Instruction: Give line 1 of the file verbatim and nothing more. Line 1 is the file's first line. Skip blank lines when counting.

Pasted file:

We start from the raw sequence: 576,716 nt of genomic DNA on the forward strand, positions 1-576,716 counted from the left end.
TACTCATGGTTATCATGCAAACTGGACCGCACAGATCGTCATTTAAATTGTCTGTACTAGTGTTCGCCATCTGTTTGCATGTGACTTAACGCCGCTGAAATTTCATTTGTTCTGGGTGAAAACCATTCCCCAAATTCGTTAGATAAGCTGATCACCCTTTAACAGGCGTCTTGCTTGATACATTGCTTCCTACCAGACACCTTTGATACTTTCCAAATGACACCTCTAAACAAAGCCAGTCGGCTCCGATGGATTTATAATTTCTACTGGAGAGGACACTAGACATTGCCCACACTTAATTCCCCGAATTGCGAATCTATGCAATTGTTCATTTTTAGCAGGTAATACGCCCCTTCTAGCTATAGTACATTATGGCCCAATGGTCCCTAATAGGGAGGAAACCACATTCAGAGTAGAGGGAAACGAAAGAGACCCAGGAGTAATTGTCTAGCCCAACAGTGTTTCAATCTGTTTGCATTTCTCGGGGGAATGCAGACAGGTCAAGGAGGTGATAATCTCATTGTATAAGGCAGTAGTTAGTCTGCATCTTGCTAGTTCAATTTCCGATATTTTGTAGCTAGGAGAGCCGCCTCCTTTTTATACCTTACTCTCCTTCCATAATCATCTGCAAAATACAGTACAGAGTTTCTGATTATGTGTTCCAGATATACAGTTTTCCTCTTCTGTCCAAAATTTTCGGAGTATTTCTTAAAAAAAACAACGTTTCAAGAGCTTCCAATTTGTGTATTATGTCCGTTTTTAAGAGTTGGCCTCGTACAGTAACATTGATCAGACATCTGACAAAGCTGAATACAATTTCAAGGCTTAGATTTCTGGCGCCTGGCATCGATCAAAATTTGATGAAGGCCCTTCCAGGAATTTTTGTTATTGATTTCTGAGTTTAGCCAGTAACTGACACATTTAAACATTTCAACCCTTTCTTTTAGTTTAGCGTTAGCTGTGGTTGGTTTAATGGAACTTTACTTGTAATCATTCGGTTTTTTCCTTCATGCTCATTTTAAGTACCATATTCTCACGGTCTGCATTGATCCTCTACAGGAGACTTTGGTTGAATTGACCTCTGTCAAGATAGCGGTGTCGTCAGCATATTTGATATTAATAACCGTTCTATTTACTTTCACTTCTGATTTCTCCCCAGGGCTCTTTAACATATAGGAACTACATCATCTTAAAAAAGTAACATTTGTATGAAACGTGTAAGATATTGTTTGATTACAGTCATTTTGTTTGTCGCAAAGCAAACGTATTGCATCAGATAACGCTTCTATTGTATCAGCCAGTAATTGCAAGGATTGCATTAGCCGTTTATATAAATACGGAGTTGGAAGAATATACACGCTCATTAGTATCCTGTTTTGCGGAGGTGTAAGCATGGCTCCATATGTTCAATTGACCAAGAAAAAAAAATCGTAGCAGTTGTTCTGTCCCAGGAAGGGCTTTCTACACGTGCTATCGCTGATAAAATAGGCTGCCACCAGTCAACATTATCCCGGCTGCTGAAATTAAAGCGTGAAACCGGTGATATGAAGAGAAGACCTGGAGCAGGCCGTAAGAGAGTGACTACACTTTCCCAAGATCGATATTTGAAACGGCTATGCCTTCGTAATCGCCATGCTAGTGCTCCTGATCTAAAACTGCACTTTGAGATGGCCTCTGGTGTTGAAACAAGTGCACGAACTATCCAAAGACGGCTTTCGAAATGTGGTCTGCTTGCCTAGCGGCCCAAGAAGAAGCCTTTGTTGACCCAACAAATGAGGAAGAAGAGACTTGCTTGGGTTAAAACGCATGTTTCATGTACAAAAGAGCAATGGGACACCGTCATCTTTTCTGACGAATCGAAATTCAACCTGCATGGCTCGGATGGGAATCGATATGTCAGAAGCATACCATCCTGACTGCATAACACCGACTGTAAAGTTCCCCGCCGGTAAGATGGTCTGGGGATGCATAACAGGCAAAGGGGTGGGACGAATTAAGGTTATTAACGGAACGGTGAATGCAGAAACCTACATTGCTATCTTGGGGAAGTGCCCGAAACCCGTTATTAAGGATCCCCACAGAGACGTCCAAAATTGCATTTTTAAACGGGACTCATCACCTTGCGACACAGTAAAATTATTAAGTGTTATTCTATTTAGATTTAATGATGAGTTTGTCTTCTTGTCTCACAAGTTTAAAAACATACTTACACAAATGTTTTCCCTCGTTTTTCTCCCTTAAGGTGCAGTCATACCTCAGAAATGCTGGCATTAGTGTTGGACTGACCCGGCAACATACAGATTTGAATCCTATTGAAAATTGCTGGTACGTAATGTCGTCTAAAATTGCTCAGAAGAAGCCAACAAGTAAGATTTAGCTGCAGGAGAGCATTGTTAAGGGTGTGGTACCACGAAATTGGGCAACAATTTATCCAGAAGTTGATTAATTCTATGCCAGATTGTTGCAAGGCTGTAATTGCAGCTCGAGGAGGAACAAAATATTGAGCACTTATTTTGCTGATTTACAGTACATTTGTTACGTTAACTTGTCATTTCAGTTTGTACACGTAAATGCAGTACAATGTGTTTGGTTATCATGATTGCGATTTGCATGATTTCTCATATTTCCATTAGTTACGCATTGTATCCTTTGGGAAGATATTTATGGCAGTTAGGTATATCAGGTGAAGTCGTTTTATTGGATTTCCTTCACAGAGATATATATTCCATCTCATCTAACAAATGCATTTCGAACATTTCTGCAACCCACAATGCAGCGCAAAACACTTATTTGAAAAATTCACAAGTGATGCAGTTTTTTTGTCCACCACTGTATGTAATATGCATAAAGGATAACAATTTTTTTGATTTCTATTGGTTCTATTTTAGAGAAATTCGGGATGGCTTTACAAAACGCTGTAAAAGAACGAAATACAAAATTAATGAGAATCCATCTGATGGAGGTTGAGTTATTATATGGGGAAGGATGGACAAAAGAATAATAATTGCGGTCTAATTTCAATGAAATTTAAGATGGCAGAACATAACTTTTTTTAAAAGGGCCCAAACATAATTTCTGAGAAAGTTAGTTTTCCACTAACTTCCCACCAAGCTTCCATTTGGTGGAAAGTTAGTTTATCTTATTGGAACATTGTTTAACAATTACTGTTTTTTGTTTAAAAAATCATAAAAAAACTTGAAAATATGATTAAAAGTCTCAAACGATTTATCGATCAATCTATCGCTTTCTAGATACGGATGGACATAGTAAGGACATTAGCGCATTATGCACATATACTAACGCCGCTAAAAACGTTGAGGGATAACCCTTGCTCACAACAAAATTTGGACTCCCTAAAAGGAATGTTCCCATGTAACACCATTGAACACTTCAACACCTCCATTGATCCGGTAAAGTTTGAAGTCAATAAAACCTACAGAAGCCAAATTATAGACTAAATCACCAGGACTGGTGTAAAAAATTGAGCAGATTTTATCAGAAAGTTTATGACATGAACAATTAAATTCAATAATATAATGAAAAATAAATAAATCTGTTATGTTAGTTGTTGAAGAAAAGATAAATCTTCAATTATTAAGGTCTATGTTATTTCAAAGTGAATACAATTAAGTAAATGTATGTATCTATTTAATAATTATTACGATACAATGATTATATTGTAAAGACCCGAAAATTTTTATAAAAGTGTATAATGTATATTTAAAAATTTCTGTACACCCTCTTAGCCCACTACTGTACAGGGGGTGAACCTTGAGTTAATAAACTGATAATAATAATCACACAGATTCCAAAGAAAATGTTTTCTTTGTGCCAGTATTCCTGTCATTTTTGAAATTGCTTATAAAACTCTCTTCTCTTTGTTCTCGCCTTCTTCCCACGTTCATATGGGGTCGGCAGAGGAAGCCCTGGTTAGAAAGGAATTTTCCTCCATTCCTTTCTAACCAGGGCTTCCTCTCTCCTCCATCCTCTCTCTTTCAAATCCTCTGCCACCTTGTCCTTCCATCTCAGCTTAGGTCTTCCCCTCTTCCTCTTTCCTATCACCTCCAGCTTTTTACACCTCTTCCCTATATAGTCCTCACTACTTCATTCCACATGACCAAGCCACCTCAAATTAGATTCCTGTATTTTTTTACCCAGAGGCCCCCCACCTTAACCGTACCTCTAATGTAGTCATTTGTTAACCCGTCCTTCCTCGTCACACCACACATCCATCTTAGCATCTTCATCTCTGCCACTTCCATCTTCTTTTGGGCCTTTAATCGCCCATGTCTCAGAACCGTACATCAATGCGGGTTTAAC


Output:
We start from the raw sequence: 576,716 nt of genomic DNA on the forward strand, positions 1-576,716 counted from the left end.